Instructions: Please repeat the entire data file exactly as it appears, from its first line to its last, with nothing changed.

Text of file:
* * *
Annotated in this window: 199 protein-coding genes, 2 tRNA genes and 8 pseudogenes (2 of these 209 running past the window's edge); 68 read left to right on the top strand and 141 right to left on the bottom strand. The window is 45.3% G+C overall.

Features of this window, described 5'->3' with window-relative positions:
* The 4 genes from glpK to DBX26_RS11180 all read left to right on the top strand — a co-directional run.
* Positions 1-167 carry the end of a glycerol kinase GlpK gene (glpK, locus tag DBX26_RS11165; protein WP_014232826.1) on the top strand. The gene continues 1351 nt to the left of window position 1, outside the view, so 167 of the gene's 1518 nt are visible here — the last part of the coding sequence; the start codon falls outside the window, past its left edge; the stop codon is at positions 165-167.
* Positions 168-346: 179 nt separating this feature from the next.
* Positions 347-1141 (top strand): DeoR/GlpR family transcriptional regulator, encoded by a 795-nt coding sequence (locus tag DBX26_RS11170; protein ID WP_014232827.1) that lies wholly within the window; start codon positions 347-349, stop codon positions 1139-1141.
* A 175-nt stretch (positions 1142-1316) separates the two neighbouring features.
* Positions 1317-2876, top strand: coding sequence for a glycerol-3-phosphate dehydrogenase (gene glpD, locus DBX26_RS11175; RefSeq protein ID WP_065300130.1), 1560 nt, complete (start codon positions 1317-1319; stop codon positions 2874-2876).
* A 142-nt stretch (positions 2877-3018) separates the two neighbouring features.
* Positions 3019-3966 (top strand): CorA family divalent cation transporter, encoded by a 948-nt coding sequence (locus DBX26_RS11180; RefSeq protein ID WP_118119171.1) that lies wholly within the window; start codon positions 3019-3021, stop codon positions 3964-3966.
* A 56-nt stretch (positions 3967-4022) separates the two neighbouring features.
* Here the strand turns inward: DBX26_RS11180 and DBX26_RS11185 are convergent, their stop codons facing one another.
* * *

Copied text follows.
Annotated in this window: 199 protein-coding genes, 2 tRNA genes and 8 pseudogenes (2 of these 209 running past the window's edge); 68 read left to right on the top strand and 141 right to left on the bottom strand. The window is 45.3% G+C overall.

Features of this window, described 5'->3' with window-relative positions:
* The 4 genes from glpK to DBX26_RS11180 all read left to right on the top strand — a co-directional run.
* Positions 1-167 carry the end of a glycerol kinase GlpK gene (glpK, locus tag DBX26_RS11165; protein WP_014232826.1) on the top strand. The gene continues 1351 nt to the left of window position 1, outside the view, so 167 of the gene's 1518 nt are visible here — the last part of the coding sequence; the start codon falls outside the window, past its left edge; the stop codon is at positions 165-167.
* Positions 168-346: 179 nt separating this feature from the next.
* Positions 347-1141 (top strand): DeoR/GlpR family transcriptional regulator, encoded by a 795-nt coding sequence (locus tag DBX26_RS11170; protein ID WP_014232827.1) that lies wholly within the window; start codon positions 347-349, stop codon positions 1139-1141.
* A 175-nt stretch (positions 1142-1316) separates the two neighbouring features.
* Positions 1317-2876, top strand: coding sequence for a glycerol-3-phosphate dehydrogenase (gene glpD, locus DBX26_RS11175; RefSeq protein ID WP_065300130.1), 1560 nt, complete (start codon positions 1317-1319; stop codon positions 2874-2876).
* A 142-nt stretch (positions 2877-3018) separates the two neighbouring features.
* Positions 3019-3966 (top strand): CorA family divalent cation transporter, encoded by a 948-nt coding sequence (locus DBX26_RS11180; RefSeq protein ID WP_118119171.1) that lies wholly within the window; start codon positions 3019-3021, stop codon positions 3964-3966.
* A 56-nt stretch (positions 3967-4022) separates the two neighbouring features.
* Here the strand turns inward: DBX26_RS11180 and DBX26_RS11185 are convergent, their stop codons facing one another.